Witch-hunts of low-caste women in Nepal
Kalli Biswokarma was tortured by neighbours for two days and forced to
eat human waste before she finally gave in and confessed to practising
By Deepesh Shrestha, in Pyutar for AFP
Published: 10:42AM GMT 15 Feb 2010
Those who beat, punched and kicked the 47-year-old mother of one
accused her of casting evil spells on a school teacher who had fallen
"I was victimised because I am a poor woman," said Biswokarma, who
belongs to the Dalit community - the "untouchables" on the lowest rung
of Nepal's rigid Hindu caste hierarchy.
"Around 35 people came to my home and took me away. They trapped me in
a cow shed and forced me to eat faeces and drink urine," she said from
her home in the village of Pyutar, 40 kilometres (25 miles) south of
"The next day they cut my skin with blades. I could not bear the
torture and I confessed to being a witch just to save my life."
Hundreds of Dalit women are thought to suffer a similar ordeal every
year in Nepal, where superstition and caste-based discrimination
remain rife and where most communities still operate on strict
Human rights campaigners say that the perpetrators of such crimes are
rarely brought to justice, with police viewing the persecution of
Dalit women as a matter for the community to sort out itself.
Prime Minister Madhav Kumar Nepal has pronounced 2010 the year to end
violence against women as Nepal makes the transformation from
traditional Hindu monarchy to modern secular state.
But authorities in the impoverished south Asian nation admit they face
an uphill struggle.
"Superstitions are deeply rooted in our society, and the belief in
witchcraft is one of the worst forms of this," said Sarwa Dev Prasad
Ojha, minister for women and social welfare.
"Such traditional practices cannot be wiped away overnight."
The Women's Rehabilitation Centre (WOREC), a local pressure group that
campaigns for women's rights, reports that it has documented at least
82 cases in two years in which women who were tortured by neighbours
on charges of witchcraft.
But coordinator Sarita Dahal believes that this was only the tip of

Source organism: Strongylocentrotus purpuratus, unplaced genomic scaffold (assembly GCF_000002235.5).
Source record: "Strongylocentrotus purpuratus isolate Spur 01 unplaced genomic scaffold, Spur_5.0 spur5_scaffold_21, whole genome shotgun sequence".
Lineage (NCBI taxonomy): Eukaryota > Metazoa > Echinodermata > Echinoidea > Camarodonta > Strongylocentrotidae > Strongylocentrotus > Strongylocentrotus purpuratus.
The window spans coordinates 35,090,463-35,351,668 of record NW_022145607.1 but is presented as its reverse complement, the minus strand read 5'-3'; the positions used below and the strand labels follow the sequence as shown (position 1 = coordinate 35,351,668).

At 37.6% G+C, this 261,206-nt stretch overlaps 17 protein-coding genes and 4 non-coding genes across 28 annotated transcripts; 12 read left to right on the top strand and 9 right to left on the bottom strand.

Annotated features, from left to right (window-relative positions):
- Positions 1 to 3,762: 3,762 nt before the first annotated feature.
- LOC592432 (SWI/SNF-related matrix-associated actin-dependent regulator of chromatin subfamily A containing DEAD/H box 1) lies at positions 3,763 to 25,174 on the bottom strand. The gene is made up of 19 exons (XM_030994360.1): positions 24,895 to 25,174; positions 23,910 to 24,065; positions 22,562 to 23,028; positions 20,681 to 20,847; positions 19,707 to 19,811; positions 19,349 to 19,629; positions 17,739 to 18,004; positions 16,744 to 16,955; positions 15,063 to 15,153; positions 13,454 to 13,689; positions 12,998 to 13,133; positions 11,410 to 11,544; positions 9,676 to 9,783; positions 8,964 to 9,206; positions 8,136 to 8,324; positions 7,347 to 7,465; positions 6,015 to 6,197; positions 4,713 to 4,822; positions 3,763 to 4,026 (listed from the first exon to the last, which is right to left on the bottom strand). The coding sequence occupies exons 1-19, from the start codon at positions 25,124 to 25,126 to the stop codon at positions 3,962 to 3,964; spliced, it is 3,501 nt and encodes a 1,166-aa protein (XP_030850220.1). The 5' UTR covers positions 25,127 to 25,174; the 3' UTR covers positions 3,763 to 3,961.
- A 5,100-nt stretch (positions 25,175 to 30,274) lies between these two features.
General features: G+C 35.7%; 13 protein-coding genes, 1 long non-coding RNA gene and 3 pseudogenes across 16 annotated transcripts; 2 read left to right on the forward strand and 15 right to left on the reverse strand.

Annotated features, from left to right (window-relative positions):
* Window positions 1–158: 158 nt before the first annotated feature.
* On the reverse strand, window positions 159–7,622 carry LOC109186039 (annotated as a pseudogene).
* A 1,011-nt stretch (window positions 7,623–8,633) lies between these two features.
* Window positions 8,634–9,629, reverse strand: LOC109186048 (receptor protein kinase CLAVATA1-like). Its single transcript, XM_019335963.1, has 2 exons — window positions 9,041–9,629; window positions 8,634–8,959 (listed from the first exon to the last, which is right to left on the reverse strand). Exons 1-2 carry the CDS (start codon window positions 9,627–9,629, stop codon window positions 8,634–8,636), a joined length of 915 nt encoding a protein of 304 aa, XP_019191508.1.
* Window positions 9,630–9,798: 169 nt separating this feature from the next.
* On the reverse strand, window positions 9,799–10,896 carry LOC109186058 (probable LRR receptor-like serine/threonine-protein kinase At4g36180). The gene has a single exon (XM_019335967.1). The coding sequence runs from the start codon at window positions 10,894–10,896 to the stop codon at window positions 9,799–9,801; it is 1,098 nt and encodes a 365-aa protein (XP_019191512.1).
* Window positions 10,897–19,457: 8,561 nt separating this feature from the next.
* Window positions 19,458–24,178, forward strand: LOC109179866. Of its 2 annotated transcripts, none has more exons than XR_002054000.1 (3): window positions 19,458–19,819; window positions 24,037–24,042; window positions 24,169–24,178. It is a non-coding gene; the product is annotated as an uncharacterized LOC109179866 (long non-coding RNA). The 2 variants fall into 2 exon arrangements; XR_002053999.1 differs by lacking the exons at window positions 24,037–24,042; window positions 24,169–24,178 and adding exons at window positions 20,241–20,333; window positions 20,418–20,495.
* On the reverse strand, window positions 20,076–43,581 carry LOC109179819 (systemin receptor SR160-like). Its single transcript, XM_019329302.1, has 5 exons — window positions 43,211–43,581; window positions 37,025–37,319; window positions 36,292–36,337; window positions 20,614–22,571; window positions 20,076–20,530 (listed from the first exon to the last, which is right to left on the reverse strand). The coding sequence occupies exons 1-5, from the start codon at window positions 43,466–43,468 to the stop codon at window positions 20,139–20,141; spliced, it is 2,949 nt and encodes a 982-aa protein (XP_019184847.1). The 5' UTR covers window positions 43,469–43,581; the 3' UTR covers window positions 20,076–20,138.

"We believe many more women are going through the physical and mental
pain that these superstitions cause," she said.
"Many don't come to our attention because the women fear they will be
abandoned by their families and ostracised from their communities if
they come forward."
Nepalese law prohibits violence against women, but Dahal said it was
rarely enforced, particularly when the victims were from marginalised
Experts say that superstitions about witchcraft are often merely a
pretext for victimising women, and Suraj Kafle, a sociologist, points
out that it is almost always low-caste women who face such
"It is always socially and economically vulnerable women who suffer,"
"This is simply an excuse to torture poor women who lack support from
the rest of the community. Poverty and lack of education make them an
Nainakala Thapa, the head of the national women's commission, called
the practice a "national shame".
"Women who belong to low-caste groups are made scapegoats because they
cannot defend themselves," said Thapa.
Thapa pointed out that when a person dies or falls sick it is often
spiritual healers looking for someone to blame who are the first to
make accusations of witchcraft.
"It is easy to identify a low-caste woman and brand her a witch," she said.
For Biswokarma and her family, now back in their home village after a
stay in a women's refuge in Kathmandu, the stigma of being accused of
"I am still afraid because some of the people who tortured me are
still in the village," she said.
"I have lost my dignity, but I have not given up hope. I will fight
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